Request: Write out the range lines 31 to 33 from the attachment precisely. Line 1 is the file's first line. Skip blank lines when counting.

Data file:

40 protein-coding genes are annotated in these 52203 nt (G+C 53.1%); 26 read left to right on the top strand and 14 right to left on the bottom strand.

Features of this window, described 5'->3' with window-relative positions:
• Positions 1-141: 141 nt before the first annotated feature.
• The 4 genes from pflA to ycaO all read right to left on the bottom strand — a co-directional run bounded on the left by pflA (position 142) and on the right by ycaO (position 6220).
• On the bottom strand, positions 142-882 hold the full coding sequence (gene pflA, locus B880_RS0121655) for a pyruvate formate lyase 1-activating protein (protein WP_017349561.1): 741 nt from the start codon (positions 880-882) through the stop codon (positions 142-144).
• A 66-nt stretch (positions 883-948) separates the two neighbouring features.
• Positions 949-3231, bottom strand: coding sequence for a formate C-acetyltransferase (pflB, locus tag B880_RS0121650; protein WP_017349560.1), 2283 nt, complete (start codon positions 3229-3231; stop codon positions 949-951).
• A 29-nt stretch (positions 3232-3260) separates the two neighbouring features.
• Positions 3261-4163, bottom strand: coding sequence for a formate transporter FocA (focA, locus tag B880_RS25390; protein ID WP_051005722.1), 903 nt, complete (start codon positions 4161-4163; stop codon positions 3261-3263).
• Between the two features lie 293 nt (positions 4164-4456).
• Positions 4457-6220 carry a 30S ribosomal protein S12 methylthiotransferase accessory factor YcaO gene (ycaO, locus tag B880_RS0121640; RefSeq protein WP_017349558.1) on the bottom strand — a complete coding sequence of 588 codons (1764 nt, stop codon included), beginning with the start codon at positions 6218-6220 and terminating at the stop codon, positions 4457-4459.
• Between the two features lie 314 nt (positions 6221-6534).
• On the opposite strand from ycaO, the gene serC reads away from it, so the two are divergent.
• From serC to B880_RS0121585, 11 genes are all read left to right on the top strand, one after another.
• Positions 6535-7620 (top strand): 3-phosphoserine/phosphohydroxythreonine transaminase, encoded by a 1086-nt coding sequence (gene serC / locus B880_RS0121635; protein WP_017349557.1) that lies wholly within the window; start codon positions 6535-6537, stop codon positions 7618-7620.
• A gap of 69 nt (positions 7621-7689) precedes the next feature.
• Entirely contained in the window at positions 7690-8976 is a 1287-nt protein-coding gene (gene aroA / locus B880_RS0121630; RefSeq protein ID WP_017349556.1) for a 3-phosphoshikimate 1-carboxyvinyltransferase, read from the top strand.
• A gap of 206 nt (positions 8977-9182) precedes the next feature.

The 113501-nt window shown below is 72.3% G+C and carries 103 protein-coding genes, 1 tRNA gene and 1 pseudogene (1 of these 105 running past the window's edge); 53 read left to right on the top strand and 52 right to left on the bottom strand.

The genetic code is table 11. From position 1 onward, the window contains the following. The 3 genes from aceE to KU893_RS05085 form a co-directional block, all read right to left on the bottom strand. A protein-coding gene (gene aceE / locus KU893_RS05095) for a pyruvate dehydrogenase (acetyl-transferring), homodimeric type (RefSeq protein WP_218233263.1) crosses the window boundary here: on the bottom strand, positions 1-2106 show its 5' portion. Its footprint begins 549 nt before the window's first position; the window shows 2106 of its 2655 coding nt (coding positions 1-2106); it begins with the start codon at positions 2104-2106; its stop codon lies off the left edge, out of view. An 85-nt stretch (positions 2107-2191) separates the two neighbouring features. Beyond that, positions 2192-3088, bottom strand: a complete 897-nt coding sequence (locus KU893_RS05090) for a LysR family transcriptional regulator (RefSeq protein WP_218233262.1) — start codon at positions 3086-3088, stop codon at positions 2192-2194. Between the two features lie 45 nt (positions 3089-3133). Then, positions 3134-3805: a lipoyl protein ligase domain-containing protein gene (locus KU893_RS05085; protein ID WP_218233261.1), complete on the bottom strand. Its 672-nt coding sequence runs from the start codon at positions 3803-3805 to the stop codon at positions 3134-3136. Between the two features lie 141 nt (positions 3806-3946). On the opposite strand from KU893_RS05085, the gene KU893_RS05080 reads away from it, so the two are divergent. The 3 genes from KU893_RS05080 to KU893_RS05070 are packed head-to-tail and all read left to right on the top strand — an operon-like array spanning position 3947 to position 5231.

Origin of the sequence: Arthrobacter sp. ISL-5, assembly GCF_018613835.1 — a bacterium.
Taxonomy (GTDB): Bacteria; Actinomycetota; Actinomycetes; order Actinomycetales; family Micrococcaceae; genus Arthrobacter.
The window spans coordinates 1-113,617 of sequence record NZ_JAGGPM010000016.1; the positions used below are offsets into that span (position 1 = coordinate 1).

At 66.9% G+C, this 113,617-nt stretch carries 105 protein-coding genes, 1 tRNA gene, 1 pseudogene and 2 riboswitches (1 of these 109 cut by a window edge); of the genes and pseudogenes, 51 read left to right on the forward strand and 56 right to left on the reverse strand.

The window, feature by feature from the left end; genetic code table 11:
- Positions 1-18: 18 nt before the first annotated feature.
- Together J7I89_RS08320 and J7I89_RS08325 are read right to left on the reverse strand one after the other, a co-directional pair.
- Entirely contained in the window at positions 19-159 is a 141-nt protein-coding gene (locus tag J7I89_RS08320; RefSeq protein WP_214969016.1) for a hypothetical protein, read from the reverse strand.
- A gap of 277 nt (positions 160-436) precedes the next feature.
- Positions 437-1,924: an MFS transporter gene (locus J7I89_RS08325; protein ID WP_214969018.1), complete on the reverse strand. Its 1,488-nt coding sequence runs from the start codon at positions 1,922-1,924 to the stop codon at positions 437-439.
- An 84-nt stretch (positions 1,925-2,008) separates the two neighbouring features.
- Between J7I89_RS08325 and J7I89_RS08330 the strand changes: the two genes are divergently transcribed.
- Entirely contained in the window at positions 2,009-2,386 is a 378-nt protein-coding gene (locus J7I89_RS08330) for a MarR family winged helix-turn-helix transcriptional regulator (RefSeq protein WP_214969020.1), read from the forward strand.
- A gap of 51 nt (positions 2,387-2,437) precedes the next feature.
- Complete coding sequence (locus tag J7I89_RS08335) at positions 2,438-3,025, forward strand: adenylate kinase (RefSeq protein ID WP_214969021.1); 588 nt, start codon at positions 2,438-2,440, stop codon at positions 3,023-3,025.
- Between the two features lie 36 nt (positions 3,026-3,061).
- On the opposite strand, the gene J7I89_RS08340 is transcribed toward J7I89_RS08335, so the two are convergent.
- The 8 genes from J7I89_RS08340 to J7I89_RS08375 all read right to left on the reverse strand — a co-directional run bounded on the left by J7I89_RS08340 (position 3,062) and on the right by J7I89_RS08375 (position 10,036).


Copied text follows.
- An 84-nt stretch (positions 1,925-2,008) separates the two neighbouring features.
- Between J7I89_RS08325 and J7I89_RS08330 the strand changes: the two genes are divergently transcribed.
- Entirely contained in the window at positions 2,009-2,386 is a 378-nt protein-coding gene (locus J7I89_RS08330) for a MarR family winged helix-turn-helix transcriptional regulator (RefSeq protein WP_214969020.1), read from the forward strand.